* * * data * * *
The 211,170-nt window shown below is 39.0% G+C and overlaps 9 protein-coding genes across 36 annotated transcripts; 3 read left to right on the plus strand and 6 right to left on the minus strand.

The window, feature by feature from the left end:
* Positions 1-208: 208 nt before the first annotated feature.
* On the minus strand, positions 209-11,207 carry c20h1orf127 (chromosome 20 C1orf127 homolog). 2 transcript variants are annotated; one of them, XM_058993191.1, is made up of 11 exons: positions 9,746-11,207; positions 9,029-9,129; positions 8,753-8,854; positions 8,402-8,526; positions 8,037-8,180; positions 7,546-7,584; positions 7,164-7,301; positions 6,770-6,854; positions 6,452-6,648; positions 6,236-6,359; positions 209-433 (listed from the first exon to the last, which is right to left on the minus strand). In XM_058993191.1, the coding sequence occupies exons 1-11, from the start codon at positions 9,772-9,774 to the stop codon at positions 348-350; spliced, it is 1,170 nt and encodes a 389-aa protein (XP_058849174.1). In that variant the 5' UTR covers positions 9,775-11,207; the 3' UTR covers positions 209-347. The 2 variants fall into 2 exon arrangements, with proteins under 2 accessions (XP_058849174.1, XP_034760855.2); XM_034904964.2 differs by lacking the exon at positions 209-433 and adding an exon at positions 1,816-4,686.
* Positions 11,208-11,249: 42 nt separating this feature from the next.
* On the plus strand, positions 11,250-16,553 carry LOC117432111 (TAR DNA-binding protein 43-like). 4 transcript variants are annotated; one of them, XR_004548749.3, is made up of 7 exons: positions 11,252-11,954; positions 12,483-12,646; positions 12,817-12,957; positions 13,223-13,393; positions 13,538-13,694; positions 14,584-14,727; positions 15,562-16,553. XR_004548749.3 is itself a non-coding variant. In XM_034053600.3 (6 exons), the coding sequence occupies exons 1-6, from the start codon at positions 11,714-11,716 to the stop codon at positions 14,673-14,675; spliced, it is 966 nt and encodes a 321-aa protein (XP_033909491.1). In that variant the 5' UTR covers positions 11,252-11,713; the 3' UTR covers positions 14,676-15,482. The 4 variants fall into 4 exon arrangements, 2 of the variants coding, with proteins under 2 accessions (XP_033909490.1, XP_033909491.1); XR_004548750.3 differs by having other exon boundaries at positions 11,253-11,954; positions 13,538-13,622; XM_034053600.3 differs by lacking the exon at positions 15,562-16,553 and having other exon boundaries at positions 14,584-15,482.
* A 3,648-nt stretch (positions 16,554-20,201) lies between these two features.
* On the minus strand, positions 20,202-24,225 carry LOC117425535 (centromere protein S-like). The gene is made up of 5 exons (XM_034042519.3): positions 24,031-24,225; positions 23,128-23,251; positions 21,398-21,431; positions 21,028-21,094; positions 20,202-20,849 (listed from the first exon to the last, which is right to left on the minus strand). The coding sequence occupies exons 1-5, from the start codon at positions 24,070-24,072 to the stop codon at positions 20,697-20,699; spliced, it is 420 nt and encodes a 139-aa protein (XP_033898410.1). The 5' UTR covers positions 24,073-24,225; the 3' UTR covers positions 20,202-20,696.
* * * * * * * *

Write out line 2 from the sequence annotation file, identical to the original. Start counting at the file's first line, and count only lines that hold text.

The window, feature by feature from the left end: